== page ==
History of the C5 Corvette
Named the Chevrolet Corvette (C5), made by the Chevrolet section of General Motors was the 5th generation of the Chevrolet Corvette performance vehicle line — spanning from 1997 through to 2004. Notable production sub-models include the Z06. Sporting sub-models include the 24 Hours of Le Mans GTS/GT1 class winner, C5-R, and a 24 Hours of Daytona,
History of the C5 Corvette (1997-2004)
The Corvette C5s were a significant update over their predecessor the Corvette C4; flaunting an all-new engine, a new frame, updated transmission location, and completely different styling. The C5s were offered in coupe and convertible formats, though first-year cars were only offered in coupe format.
The hydroformed box frame was a notable way the C5 strayed from its predecessor. Most effectively for a convertible body style, this offered an improved structural platform. In terms of handling, to form a rear-mounted assembly, the transmission was moved to integrate it. Using a torque tube to connect the brand new LS1 engine, the configuration allowed for a front-back weight distribution of half-half.
Compared to other sports vehicles, known for their inferior fuel economy, it flaunted much higher EPA ratings of 18mpg/25 mpg for automatic transmission and 19mpg/28mpg for manual transmission. This allowed the C5 to circumvent the "gas guzzler" tax mostly imposed on Corvette's class of vehicles. There are various factors at play for this — the low weight of the C5, the Computer-Aided Gear Shifting, and C5's low drag coefficient Computer-Aided Gear Shifting were some of such factors.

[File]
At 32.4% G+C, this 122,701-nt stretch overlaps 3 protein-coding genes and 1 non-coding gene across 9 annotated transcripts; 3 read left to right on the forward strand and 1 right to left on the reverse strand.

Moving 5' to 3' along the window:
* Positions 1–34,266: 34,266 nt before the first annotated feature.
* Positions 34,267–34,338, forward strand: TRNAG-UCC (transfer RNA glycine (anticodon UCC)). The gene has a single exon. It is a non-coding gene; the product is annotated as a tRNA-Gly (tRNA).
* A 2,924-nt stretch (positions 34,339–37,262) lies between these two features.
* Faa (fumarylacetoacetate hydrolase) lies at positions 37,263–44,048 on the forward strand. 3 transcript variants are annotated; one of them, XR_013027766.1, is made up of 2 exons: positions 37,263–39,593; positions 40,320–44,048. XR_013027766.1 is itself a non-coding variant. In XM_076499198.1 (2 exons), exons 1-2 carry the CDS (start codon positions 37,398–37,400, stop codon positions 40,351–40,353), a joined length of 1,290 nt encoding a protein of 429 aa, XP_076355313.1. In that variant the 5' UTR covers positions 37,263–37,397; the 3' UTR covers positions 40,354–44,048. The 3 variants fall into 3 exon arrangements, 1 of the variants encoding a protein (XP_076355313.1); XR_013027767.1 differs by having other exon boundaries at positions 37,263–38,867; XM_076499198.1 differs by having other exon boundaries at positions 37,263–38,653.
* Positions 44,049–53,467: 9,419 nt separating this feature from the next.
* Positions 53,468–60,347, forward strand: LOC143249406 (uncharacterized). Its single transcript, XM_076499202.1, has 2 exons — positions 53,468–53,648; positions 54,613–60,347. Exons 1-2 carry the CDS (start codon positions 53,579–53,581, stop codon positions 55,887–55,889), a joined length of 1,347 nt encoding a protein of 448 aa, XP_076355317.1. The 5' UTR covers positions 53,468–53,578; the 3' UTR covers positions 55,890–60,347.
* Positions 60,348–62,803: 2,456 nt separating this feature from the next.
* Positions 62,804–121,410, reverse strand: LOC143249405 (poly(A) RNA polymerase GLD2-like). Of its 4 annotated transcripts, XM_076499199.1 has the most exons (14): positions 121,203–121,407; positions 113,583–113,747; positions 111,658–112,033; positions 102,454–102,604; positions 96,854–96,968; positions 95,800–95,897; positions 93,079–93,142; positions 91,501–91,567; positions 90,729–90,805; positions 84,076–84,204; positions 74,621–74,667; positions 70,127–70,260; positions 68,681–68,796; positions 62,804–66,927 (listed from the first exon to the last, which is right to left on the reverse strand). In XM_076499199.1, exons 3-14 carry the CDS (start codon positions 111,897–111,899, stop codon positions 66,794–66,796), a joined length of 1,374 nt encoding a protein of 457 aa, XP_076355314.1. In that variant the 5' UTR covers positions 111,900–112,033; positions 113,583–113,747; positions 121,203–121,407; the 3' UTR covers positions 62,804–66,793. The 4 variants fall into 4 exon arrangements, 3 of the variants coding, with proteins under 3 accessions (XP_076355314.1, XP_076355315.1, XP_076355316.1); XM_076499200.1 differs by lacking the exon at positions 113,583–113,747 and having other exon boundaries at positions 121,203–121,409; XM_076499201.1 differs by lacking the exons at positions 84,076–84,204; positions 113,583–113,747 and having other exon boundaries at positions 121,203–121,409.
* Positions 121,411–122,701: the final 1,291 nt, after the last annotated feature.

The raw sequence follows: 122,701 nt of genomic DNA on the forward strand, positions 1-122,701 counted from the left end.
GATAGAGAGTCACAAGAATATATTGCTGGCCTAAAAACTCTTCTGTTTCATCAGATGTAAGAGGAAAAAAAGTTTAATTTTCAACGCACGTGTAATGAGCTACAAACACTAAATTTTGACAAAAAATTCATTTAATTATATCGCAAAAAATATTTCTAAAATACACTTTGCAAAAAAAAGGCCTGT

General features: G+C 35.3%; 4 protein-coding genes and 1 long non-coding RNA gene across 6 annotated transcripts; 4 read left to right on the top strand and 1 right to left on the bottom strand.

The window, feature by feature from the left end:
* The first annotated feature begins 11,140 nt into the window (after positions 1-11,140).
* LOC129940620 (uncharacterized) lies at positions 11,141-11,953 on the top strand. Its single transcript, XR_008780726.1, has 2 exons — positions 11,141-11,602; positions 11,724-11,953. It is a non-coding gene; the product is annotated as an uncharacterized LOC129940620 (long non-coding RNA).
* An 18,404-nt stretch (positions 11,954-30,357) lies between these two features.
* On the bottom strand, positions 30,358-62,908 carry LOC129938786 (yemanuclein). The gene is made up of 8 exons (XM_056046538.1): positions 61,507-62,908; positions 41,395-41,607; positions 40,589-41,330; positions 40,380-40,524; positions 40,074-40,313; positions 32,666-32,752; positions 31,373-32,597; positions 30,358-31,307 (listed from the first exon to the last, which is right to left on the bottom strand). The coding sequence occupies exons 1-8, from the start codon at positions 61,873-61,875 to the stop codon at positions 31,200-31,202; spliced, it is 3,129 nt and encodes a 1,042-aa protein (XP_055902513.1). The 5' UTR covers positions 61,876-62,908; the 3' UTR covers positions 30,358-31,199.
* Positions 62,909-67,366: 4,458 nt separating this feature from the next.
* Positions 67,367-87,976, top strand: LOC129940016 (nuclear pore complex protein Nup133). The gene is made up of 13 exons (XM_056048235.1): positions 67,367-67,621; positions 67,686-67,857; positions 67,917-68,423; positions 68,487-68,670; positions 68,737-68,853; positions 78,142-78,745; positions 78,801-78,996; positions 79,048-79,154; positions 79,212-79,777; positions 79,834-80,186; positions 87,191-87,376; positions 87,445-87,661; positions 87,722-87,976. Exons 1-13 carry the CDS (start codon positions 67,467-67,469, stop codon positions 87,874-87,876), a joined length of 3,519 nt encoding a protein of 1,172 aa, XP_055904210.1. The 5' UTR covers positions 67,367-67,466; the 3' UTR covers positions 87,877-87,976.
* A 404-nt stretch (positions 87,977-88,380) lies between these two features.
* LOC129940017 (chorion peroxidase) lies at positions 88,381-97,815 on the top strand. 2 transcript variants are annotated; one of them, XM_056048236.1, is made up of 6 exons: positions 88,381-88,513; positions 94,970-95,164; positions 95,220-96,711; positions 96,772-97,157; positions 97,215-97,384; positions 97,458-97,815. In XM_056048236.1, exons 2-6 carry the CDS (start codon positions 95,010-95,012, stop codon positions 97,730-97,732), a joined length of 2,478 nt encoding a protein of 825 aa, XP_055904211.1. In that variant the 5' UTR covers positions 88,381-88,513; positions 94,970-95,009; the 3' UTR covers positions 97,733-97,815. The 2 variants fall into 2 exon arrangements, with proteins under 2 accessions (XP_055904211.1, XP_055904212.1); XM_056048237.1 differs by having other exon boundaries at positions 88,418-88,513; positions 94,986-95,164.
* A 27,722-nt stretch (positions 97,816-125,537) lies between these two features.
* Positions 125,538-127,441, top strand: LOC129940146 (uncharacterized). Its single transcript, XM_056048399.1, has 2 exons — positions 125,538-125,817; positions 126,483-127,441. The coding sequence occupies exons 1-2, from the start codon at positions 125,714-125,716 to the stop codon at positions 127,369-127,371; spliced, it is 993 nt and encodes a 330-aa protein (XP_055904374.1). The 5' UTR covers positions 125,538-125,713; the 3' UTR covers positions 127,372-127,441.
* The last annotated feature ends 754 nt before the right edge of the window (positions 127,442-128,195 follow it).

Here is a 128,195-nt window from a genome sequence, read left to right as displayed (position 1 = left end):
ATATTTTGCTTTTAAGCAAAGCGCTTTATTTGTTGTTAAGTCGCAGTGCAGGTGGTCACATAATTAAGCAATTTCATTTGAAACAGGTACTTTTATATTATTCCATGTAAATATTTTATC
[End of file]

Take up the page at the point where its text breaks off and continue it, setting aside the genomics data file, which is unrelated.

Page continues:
The C5 was also the first Corvette to include a drive-by-wire throttle and assistance-based steering. This is where the level of assistance of the power steering varied according to vehicle speed. This meant greater assistance at lower speeds, lower at higher speeds. Another well-received addition of the Corvette line was a head-up display or HUD. This was a transparent display that presented data without requiring users to look away from their usual viewpoints. Also notably, the C5 generation was the first to effectuate the parallel windshield wiper configuration, leaving behind the old setup utilized on every predecessor of Corvette since 1953.